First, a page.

Check out the Manifesto Architecture website for more information the project.
February 17, 2012
With our new DWR Bedding Collection of sheets, duvet covers, blankets and pillows, there are many new ways to make the modern bed.
February 10, 2012
On Wednesday, DWR proudly sponsored a lounge for the Independent Fashion Bloggers Conference at Milk Studios in New York. Hundreds of stylish attendees mingled and made friends, listened to panel discussion ranging in topic from blogger worth to branding across social media platforms, and stopped by to hang out on our Neo Sectional or sit for the camera atop our magenta Swan™ Sofa (click here for photos).
Here’s what we learned and what we saw:
1. You can’t do it all. Most bloggers stay connected to their followers via blogs and Twitter, with each platform serving a different function.
2. Fur. Whether faux or real, fur was out in force at IFB.
3. The preferred blogging platform? Wordpress. It's customizable and supports ad network integration.
4. Neon. From earrings to laces to handbags and dresses, neon was ubiquitous.
5. Own your domain from the beginning. If your blog takes off, your foray into branding and business ventures will be easier.
6. Be yourself. Develop a unique voice and viewpoint. Quality content is driven by individuality. Don’t imitate others.
7. Emerging social media platforms. Bloggers seemed to have a waning interest in Facebook but were buzzing about Pinterest, Tumblr and Instagram.
8. Individuality. While designer labels were spotted, a majority of fashion bloggers embraced an individually constructed style.
February 08, 2012
DWR is a proud sponsor of the Independent Fashion Bloggers Conference going on today at Milk Studios in New York. The all-day event features panel discussions by some of the fashion blogging community's most fabulous bloggers including DKNY PR Girl Aliza Licht, Refinery29's Connie Wang, Lifebooker's Lauren Tesar and fashion jet-setter Bryan Boy. There are more than 300 international fashion bloggers in attendance, some from as far away as Sweden and Australia! We'll be updating our real-time photostream throughout the day as attendees stop by the DWR Lounge and strike a pose.
Assuming that the chicken and cat are not living together, you may be surprised to learn which one has the longer lifespan. Find the answer on this very cool animal longevity chart by Otto and Marie Neurath, who pioneered the International System of Typographic Picture Education (ISOTYPE).
February 06, 2012
The designer of the groundbreaking Freedom® and Liberty™ task chairs (both shipping for free, by the way) Niels Diffrient talks about industrial design, the human body, office chairs, and the reason he became a designer instead of a jet pilot. “Why should you have to read a 20 page manual to know how to run a chair?” asks the designer. Learn more in this video from the TED Talk archive.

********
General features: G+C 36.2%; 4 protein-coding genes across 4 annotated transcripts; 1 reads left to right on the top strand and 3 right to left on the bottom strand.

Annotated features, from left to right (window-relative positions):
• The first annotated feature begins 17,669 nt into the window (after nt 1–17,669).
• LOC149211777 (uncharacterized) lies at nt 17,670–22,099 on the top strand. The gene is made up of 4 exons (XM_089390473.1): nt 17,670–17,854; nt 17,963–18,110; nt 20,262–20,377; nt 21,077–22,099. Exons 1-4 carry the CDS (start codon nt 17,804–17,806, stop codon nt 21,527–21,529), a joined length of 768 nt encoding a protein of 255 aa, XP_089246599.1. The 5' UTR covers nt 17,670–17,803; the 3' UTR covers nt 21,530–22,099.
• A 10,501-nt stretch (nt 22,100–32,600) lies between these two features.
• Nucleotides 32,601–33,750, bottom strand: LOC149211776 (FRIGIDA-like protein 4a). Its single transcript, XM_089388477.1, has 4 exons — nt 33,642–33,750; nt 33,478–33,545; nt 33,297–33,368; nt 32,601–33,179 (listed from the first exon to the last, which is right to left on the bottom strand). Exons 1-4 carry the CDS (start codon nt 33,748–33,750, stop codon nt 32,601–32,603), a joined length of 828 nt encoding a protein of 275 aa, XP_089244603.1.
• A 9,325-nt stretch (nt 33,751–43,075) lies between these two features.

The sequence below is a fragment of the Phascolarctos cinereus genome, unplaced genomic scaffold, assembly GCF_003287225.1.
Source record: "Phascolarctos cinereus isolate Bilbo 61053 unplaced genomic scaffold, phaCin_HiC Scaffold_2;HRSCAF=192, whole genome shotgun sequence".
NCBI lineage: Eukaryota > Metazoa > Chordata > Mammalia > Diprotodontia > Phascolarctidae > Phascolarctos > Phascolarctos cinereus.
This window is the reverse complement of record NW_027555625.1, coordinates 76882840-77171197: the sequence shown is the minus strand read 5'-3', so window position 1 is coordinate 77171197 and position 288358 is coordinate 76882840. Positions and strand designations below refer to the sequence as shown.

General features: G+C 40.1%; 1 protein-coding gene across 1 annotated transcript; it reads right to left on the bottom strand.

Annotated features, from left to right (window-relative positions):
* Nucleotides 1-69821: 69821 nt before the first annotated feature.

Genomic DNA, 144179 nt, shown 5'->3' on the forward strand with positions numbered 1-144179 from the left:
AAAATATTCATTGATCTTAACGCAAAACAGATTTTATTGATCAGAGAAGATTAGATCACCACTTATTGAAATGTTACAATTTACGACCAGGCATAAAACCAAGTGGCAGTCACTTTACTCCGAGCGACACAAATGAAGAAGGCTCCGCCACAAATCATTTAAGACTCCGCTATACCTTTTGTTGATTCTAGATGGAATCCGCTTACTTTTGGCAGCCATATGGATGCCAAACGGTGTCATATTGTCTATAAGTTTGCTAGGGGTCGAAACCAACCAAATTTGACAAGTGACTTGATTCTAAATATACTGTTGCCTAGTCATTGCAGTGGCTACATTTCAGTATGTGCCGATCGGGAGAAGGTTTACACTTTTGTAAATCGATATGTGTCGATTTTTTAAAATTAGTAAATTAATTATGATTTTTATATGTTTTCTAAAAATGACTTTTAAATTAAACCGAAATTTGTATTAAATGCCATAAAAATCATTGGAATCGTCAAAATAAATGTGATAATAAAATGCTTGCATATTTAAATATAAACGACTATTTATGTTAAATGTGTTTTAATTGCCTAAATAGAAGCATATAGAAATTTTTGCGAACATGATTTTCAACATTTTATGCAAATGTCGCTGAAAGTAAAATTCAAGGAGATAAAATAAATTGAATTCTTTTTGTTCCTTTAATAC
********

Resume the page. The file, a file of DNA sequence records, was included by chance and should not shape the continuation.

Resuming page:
If the video doesn't load above, you can watch it here on the TED website.
Milwaukee Art Museum (shown above)
Building a Masterpiece: Santiago Calatrava and the Milwaukee Art Museum
Ends Feb. 12
Less and More: The design ethos of Dieter Rams
Ends Feb. 20
Philadelphia Museum of Art
Zaha Hadid: Form in Motion
Ends March 25
February 05, 2012
Charles and Ray Eames were fascinated by elephants, and in 1945 they designed one out of molded plywood. Two prototypes were made, but complex manufacturing techniques kept the Elephant out of production. It wasn't until Charles' grandson Eames Demetrios collaborated with Vitra that the Eames® Elephant was mass produced, now made of molded polypropylene. (A miniature version made of wood is also available.) Demetrios recently took the Elephant on Safari, creating this film for the Eames Office. For a fun twist, mute the soundtrack and replace it with “The Lion Sleeps Tonight” by The Tokens.
February 03, 2012
Last evening, DWR Soho Studio hosted more than 200 guests for the 2012 Metropolis Game Changers awards reception. The Awards, now in their second year, celebrate individuals who are breaking conventions across various disciplines such as architecture, business, education, graphic design, healthcare, technology and typography.
February 01, 2012
Photo on left: Bellini Chair sketch by Mario Bellini, courtesy Mario Bellini.
The DWR team wishes the happiest of birthdays to Mario Bellini: celebrated architect, industrial designer, teacher, spokesman, curator and editor (whew!). His namesake Bellini Chair® for Heller®, became an instaneous classic when it was introduced in 1998, and it continues to have a ubiquitous presence in cafés and public settings around the world.
January 27, 2012
How important is longevity? That was the unofficial theme at the opening of this year’s Interior Design Show (IDS), Jan. 26–29. As if to echo that idea, four giant chairs made of ice stood guard at the entrance to the convention center, their biomorphic forms eroding under hot spotlights. I didn’t see anyone try to sit in one of these icy thrones, but given that vodka shots (in glasses also made of ice) were being served next to the ice chairs, I’m guessing there are photos of such activity on memory cards all over the city (in cameras owned by folks with no memory of such things).
Inside, there are displays from more than 300 exhibitors, ranging from furniture by Piero Lissoni (above) – this year’s “International Guest of Honour” – to floor tiles, gas fireplaces and students’ prototype chairs. The day began with “Conversations in Design: Trailblazing and Trendspotting,” moderated by Chee Pearlman.
January 26, 2012
With the Interior Design Show starting tomorrow, design lovers will be flocking to Toronto for a weekend of exhibitions, lectures and special events. Since 1999, the show has brought the best of architecture and design to Canada, putting Toronto on the map as a capital of creativity. Although there are many activities throughout the four days of the show, the city of Toronto has much to offer on its own.